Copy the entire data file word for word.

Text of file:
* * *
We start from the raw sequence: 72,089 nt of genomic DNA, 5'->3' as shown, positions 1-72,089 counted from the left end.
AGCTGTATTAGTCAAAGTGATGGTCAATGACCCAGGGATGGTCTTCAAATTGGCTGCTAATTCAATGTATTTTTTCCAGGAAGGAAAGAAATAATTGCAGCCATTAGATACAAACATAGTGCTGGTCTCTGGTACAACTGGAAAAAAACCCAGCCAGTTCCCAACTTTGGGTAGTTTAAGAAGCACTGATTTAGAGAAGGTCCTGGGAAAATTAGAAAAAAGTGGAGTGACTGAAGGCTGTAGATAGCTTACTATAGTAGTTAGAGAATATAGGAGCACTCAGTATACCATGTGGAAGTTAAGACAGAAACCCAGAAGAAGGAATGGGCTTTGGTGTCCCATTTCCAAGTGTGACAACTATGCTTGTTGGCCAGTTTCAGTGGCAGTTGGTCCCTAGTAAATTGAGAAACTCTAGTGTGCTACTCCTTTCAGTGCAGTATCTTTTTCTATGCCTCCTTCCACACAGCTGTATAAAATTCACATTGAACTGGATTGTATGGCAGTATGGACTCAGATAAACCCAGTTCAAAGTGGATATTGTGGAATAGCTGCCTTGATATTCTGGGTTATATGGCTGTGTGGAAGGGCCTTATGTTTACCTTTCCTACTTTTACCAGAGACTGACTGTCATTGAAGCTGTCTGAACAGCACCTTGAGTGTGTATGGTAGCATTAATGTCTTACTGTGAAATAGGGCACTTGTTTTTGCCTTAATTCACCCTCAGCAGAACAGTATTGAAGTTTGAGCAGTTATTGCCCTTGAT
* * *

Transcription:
We start from the raw sequence: 72,089 nt of genomic DNA, 5'->3' as shown, positions 1-72,089 counted from the left end.
AGCTGTATTAGTCAAAGTGATGGTCAATGACCCAGGGATGGTCTTCAAATTGGCTGCTAATTCAATGTATTTTTTCCAGGAAGGAAAGAAATAATTGCAGCCATTAGATACAAACATAGTGCTGGTCTCTGGTACAACTGGAAAAAAACCCAGCCAGTTCCCAACTTTGGGTAGTTTAAGAAGCACTGATTTAGAGAAGGTCCTGGGAAAATTAGAAAAAAGTGGAGTGACTGAAGGCTGTAGATAGCTTACTATAGTAGTTAGAGAATATAGGAGCACTCAGTATACCATGTGGAAGTTAAGACAGAAACCCAGAAGAAGGAATGGGCTTTGGTGTCCCATTTCCAAGTGTGACAACTATGCTTGTTGGCCAGTTTCAGTGGCAGTTGGTCCCTAGTAAATTGAGAAACTCTAGTGTGCTACTCCTTTCAGTGCAGTATCTTTTTCTATGCCTCCTTCCACACAGCTGTATAAAATTCACATTGAACTGGATTGTATGGCAGTATGGACTCAGATAAACCCAGTTCAAAGTGGATATTGTGGAATAGCTGCCTTGATATTCTGGGTTATATGGCTGTGTGGAAGGGCCTTATGTTTACCTTTCCTACTTTTACCAGAGACTGACTGTCATTGAAGCTGTCTGAACAGCACCTTGAGTGTGTATGGTAGCATTAATGTCTTACTGTGAAATAGGGCACTTGTTTTTGCCTTAATTCACCCTCAGCAGAACAGTATTGAAGTTTGAGCAGTTATTGCCCTTGAT